Viktigt BBC-dokumentär av Kate Blewett som granskar hur barnhemsbarn med funktionshinder tas om hand i Ukraina. Filmen är på engelska och textad på ryska.
Gareth Jones is perhaps a forgotten name for many, but Cambridge Ukrainian Studies highlighted his diaries in November 2009 and you can read more about the exhibition here and see a clip from BBC here!
Gareth Jones was a Welsh journalist that was the first to publish articles about Holodomor in Western media. He alos claimed that the Soviet regime and the 5-year plans deliberately made the suffering worse. This lead to many accusations from Moscow, but also from other journalists. Even New York Times called him a liar. His diaries, where he noted everything that he saw when he travelled through Ukraine during 1930s and the time for the Holodomor, was the of course one very important part of the exhibition that Cambridge Ukrainian studies organized.
I can’t say I am the kind of person, and also journalist, that regularly takes part of what the “old media” (“gammelmedia” in Swedish, as the Swedish Pirate Party’s party leader Richard Falkvinge call the traditional media) but every now and then I actually listen to BBC online. But during the last two months I have avoided it and that has been in a vain try to escape documentaries about 1989 and the Fall of the Berlin wall. No, this is NOT because I am in some kind of weird sorrow over the fall of the wall, but because I actually objects against that total prevail of interpretation the “old media” actually has and takes. Yesterdays whining about Peter Day, is actually how my irritation could be … designed.
This is why I am so really, so very proud to be able to introduce a project for you that really problematizes the idea about what actually happened and still are happening after 1989!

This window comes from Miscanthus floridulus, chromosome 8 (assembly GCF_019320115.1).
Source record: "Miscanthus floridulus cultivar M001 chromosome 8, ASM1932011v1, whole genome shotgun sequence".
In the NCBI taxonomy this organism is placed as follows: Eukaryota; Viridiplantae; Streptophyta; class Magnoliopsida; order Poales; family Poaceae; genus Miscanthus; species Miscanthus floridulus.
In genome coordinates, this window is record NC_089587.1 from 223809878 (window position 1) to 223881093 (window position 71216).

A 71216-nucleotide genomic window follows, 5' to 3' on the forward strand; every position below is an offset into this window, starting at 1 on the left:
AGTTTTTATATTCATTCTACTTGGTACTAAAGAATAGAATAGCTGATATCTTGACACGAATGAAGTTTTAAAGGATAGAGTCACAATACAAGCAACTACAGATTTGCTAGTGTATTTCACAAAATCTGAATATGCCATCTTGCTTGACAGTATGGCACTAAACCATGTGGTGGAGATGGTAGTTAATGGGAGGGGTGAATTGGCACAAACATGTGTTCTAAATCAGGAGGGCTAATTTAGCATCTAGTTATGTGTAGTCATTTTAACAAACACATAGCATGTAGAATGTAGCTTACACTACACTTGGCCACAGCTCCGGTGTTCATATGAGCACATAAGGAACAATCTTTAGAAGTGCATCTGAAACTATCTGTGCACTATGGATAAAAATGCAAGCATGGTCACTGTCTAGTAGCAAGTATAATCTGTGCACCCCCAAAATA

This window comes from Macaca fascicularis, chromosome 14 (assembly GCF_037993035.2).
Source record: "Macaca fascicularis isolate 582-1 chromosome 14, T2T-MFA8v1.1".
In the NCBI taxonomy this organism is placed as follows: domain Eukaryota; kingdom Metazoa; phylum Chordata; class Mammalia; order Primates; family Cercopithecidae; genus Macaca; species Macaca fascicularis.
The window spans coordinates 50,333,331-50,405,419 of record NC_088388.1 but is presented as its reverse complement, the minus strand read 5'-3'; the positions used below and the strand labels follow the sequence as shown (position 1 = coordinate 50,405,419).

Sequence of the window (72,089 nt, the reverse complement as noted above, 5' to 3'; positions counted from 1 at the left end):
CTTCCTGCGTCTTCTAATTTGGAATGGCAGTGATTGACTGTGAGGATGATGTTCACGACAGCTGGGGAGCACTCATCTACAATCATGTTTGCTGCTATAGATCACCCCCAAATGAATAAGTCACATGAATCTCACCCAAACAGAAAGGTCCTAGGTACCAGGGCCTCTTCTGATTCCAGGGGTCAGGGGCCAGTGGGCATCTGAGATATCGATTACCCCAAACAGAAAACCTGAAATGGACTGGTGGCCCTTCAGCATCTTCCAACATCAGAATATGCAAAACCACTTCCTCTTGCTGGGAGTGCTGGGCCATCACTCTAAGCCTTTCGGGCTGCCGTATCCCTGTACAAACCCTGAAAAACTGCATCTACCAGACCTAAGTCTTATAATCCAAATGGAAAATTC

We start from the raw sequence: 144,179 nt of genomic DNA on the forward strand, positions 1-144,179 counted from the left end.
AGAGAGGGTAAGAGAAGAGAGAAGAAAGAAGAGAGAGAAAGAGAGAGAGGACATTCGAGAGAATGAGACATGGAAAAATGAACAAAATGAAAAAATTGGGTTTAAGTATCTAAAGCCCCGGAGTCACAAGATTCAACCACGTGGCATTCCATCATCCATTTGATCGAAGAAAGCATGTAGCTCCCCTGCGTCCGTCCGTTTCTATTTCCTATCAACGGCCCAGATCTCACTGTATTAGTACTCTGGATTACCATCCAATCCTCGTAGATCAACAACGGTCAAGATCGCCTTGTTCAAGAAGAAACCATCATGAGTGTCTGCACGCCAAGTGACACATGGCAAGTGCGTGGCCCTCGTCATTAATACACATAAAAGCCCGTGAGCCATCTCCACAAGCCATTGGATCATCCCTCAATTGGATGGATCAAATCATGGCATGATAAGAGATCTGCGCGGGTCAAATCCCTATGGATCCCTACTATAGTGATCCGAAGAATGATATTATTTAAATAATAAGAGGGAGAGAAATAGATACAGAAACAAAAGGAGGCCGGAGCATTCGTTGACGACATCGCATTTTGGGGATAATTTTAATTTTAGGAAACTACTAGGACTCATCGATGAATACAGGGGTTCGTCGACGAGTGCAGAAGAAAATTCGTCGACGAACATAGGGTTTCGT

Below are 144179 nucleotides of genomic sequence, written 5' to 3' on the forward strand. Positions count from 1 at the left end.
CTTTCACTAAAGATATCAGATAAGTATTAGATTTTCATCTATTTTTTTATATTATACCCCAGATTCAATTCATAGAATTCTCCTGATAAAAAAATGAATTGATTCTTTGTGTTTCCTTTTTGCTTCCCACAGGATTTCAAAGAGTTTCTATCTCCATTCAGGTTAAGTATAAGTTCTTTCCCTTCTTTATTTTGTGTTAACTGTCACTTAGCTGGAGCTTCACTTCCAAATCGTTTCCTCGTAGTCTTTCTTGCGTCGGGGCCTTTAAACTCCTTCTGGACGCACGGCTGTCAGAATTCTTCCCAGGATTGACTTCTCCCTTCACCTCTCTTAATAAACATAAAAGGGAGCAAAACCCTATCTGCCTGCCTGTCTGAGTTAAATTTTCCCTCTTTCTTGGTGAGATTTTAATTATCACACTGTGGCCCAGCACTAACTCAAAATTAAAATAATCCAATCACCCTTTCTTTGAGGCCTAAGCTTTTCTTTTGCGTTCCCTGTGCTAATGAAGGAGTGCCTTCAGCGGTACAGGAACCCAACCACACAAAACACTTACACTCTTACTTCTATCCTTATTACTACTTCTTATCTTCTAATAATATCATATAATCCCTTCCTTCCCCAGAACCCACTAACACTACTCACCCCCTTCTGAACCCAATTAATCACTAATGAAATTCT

Former West is a project with the intention to criticize our apprehension of what have changed in ours societies since 1989. They claim that now only Eastern Europe have change, but also Western world. For many of us it seems like a rather obvious reflection, but it is also all too clear that, simultaneously, we somehow imagine the changes after 1989 as Eastern Europe went through a paradigm shift, while Western world stood still and entire. Like Eastern Europe must learn everything like a little child from the educative and nursing mother, the West. The more you think about it the more absurd it gets! I am actually rude enough to claim that the considering part of (former) Western politicians, bureaucrats, journalist, professors etc etc have swallowed an interpretation like that, just because it it is easier and more convenient – in that way they don’t need to reconsider their positions and so called reality.
I have to admit this is a simplified version of the project and I do not claim that I am even close to the complexity of their dimensions. And I do admit that also I every now and then forgets and sometimes calls Former Eastern Europe, just because it is easier to explain what geographical area I’m actually talking about! But even so, I am so glad that projects like Former West actually exists. We need them! Oh, we need them far too much! However, I just hope that one day we won’t need them as much …
Listening to BBC World Service and Peter Day’s interview with Borys Luzhkin, I get if not irritated but at least a bit tired. He introduce the interview by asking Luzhhkin how he could be such a great entrepreneur when he was born and raised in Soviet Union. *sighing* When I look around me I often see much more creative, ambiguous and innovative people outside Western Europe and US, and when I come to Kyiv, for instance, I often get stunned with new ways of thinking and developing, for instance, in media, such that is required of an entrepreneur. In general, I believe it is Western Europe (and etc) that is rather retarded and not very creative in that respect. Yes, sorry, Peter Day, that even includes you : )))